Having installed it's first ever protected bike lane on Woodglen Avenue late last year, Montgomery County has continued to propose other locations for such facilities, including those that replace or connect to the Capital Crescent Trail.
The cycle track would stretch from the intersection of Old Georgetown Road and Woodmont Avenue south toward Bethesda Row. Wolanin said engineers have determined they can take out the existing lane of curbside meter parking and put in the cycle track without much effect on vehicle congestion levels.
Cycletracks could also make up a large part off the surface route for the Capital Crescent Trail should the Purple Line be built, moving the trail out of the tunnel in Bethesda.
the “gold standard” concept would allow for a buffered, two-way cycle track along Willow Lane (just east of Wisconsin Avenue). The curbside meter parking spots would remain, but inside of the cycle track
One of the concepts includes a separate crosswalk for bicyclists across Wisconsin Avenue, a few feet north of the existing pedestrian crosswalk. One of the concepts includes a two-way cycle track along the north side of Bethesda Avenue, between Wisconsin Avenue and Woodmont Avenue.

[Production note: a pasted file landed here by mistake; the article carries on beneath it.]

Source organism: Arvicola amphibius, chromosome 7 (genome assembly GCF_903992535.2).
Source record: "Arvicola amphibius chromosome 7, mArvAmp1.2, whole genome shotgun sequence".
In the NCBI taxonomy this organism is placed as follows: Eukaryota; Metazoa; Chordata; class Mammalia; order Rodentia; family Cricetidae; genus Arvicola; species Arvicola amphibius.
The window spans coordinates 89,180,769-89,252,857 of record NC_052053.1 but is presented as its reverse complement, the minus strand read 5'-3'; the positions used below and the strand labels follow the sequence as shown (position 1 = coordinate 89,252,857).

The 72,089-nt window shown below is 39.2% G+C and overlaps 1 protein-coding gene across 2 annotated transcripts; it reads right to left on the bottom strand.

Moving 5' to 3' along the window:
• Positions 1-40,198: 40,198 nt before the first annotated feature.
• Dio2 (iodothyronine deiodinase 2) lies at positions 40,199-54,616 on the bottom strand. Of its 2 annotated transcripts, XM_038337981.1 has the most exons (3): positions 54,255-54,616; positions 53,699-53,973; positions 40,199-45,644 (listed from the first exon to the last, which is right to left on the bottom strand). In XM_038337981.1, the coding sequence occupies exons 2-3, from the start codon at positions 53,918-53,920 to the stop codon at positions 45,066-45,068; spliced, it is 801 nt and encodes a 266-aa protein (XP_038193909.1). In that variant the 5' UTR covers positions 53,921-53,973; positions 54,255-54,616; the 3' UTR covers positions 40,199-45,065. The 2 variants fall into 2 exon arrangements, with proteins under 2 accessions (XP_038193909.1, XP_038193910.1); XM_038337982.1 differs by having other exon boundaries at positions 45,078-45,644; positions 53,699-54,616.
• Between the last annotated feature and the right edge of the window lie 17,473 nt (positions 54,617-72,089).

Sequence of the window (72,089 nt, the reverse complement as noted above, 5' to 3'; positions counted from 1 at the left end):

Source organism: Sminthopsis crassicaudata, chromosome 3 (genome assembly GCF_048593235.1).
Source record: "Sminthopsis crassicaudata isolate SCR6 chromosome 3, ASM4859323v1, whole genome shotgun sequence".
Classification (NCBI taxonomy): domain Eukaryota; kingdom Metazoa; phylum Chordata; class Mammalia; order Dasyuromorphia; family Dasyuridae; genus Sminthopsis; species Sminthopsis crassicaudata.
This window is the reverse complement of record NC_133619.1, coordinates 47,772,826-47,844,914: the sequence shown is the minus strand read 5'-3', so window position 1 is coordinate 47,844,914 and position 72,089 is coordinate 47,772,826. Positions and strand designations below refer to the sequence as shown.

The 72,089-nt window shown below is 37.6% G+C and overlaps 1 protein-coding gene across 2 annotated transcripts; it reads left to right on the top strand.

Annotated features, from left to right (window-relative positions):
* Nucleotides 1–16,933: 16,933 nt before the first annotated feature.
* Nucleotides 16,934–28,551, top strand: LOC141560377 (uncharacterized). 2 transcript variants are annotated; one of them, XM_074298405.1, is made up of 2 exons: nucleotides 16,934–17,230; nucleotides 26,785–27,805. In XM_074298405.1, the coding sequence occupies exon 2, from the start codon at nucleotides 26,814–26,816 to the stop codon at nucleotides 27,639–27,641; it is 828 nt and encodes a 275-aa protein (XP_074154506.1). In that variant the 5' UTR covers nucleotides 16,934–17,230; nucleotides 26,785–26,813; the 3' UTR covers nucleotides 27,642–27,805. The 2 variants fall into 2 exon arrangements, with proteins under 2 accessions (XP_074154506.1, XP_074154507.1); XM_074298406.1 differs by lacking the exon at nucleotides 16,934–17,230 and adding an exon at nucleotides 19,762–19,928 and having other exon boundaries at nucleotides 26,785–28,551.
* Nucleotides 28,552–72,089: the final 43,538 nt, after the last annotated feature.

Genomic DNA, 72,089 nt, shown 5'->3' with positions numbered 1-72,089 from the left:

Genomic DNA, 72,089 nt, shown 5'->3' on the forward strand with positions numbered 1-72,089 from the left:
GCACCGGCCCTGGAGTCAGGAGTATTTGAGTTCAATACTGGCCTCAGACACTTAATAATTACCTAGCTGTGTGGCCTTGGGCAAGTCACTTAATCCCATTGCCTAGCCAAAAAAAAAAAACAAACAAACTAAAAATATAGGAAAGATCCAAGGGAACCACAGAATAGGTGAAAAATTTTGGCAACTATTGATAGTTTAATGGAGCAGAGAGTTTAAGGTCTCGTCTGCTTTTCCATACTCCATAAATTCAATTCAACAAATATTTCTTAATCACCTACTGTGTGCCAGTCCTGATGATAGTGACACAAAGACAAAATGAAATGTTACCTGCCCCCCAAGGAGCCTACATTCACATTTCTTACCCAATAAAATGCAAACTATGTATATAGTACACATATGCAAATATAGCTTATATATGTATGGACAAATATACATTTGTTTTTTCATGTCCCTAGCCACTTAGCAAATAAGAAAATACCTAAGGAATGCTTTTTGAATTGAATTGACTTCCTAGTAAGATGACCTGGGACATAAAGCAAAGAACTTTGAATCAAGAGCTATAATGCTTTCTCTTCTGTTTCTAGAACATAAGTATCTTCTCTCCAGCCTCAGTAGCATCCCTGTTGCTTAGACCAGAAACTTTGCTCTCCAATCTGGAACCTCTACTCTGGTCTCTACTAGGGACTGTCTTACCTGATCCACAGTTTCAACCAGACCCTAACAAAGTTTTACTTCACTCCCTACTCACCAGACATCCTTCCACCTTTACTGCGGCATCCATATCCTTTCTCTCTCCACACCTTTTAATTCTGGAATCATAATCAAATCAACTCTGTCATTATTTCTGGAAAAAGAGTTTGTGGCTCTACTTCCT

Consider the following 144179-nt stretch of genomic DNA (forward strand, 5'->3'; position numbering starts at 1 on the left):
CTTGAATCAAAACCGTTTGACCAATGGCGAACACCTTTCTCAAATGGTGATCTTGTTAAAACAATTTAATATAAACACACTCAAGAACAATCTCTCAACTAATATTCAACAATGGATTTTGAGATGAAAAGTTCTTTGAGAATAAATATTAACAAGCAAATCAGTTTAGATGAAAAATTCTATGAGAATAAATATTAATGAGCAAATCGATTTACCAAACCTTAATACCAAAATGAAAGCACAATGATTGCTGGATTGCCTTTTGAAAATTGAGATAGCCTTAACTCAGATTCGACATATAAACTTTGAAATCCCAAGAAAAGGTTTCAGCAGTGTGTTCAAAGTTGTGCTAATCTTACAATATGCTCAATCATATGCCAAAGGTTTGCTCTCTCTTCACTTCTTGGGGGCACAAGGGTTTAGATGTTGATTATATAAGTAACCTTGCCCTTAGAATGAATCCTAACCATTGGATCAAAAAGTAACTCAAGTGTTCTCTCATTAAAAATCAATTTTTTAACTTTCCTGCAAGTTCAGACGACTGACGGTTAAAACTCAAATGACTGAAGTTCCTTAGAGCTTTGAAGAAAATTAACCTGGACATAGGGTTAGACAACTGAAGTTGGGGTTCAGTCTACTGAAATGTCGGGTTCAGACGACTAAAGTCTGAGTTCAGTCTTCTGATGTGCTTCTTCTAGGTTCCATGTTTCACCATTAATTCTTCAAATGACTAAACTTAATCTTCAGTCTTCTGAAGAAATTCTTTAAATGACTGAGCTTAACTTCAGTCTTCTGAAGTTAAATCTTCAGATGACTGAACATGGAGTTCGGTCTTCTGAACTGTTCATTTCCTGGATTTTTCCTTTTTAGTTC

Yet another concept would provide for buffered bike lanes on both sides of Woodmont Avenue south of Bethesda Avenue, meaning bicyclists using the trail would cross Wisconsin Avenue at Leland Street instead of Bethesda Avenue/Willow Lane.
Finally, in December Toole Design finished work on two conceptual designs for the Connecticut Avenue Cycletrack between Manor Road and Chevy Chase Lake Drive. This would go a block north and south from the Capitol Crescent Trail, which would pass over Connecticut if/when the Purple Line is completed.
The preferred alternative would bring a 12-foot, two-way cycle track separated from Connecticut Avenue by a six-foot tree buffer and separated from the sidewalk by another six-foot tree buffer.
The constrained alternative would involve an 11-foot, two-way cycle track separated from Connecticut Avenue by a three-foot vegetation buffer and separated from the sidewalk by a six-foot tree buffer.
But those are only possible if the proposed Purple Line station there is redesigned.
The plans also include a “Purple Line Very Constrained” scenario for both alternatives. Allowing for the space the Planning Department prefers would mean adjusting the design of the Purple Line station because of the bridge carrying the light rail set to go over Connecticut Avenue.
If that design remains as proposed, the cycle track under the bridge would have “minimal buffers,” only three feet from vehicle traffic on Connecticut Avenue and three-feet from the pedestrian sidewalk, divided by a fence.